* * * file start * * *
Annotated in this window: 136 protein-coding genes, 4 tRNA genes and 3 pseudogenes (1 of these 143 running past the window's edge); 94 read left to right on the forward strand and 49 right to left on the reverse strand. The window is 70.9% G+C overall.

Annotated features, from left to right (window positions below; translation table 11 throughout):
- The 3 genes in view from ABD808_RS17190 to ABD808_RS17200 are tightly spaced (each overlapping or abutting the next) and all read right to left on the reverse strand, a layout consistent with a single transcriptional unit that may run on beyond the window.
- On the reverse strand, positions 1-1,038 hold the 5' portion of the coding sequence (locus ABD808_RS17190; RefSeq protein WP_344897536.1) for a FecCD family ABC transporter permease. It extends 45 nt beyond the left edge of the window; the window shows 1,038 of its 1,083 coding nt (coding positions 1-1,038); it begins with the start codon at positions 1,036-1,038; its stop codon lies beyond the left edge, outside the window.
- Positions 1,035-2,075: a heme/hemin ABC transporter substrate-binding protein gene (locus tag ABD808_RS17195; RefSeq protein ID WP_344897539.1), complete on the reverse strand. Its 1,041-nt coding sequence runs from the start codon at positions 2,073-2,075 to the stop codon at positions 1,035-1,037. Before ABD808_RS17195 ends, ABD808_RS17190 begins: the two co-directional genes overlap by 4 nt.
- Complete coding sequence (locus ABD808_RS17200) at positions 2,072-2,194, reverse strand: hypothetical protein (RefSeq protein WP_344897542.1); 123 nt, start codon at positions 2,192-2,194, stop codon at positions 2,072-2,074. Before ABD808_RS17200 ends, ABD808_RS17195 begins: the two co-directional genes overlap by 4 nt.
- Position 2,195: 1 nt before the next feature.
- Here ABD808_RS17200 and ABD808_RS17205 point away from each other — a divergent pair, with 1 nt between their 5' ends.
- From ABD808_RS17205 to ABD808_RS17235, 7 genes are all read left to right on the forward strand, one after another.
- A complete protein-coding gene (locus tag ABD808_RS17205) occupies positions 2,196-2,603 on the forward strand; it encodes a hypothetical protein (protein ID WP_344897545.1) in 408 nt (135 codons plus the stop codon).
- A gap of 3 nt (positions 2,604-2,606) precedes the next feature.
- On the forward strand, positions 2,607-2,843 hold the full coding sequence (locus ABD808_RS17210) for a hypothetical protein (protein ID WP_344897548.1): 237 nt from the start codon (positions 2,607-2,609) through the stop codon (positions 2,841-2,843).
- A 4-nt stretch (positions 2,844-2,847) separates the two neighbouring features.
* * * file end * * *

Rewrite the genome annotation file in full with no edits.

Annotated in this window: 136 protein-coding genes, 4 tRNA genes and 3 pseudogenes (1 of these 143 running past the window's edge); 94 read left to right on the forward strand and 49 right to left on the reverse strand. The window is 70.9% G+C overall.

Annotated features, from left to right (window positions below; translation table 11 throughout):
- The 3 genes in view from ABD808_RS17190 to ABD808_RS17200 are tightly spaced (each overlapping or abutting the next) and all read right to left on the reverse strand, a layout consistent with a single transcriptional unit that may run on beyond the window.
- On the reverse strand, positions 1-1,038 hold the 5' portion of the coding sequence (locus ABD808_RS17190; RefSeq protein WP_344897536.1) for a FecCD family ABC transporter permease. It extends 45 nt beyond the left edge of the window; the window shows 1,038 of its 1,083 coding nt (coding positions 1-1,038); it begins with the start codon at positions 1,036-1,038; its stop codon lies beyond the left edge, outside the window.
- Positions 1,035-2,075: a heme/hemin ABC transporter substrate-binding protein gene (locus tag ABD808_RS17195; RefSeq protein ID WP_344897539.1), complete on the reverse strand. Its 1,041-nt coding sequence runs from the start codon at positions 2,073-2,075 to the stop codon at positions 1,035-1,037. Before ABD808_RS17195 ends, ABD808_RS17190 begins: the two co-directional genes overlap by 4 nt.
- Complete coding sequence (locus ABD808_RS17200) at positions 2,072-2,194, reverse strand: hypothetical protein (RefSeq protein WP_344897542.1); 123 nt, start codon at positions 2,192-2,194, stop codon at positions 2,072-2,074. Before ABD808_RS17200 ends, ABD808_RS17195 begins: the two co-directional genes overlap by 4 nt.
- Position 2,195: 1 nt before the next feature.
- Here ABD808_RS17200 and ABD808_RS17205 point away from each other — a divergent pair, with 1 nt between their 5' ends.
- From ABD808_RS17205 to ABD808_RS17235, 7 genes are all read left to right on the forward strand, one after another.
- A complete protein-coding gene (locus tag ABD808_RS17205) occupies positions 2,196-2,603 on the forward strand; it encodes a hypothetical protein (protein ID WP_344897545.1) in 408 nt (135 codons plus the stop codon).
- A gap of 3 nt (positions 2,604-2,606) precedes the next feature.
- On the forward strand, positions 2,607-2,843 hold the full coding sequence (locus ABD808_RS17210) for a hypothetical protein (protein ID WP_344897548.1): 237 nt from the start codon (positions 2,607-2,609) through the stop codon (positions 2,841-2,843).
- A 4-nt stretch (positions 2,844-2,847) separates the two neighbouring features.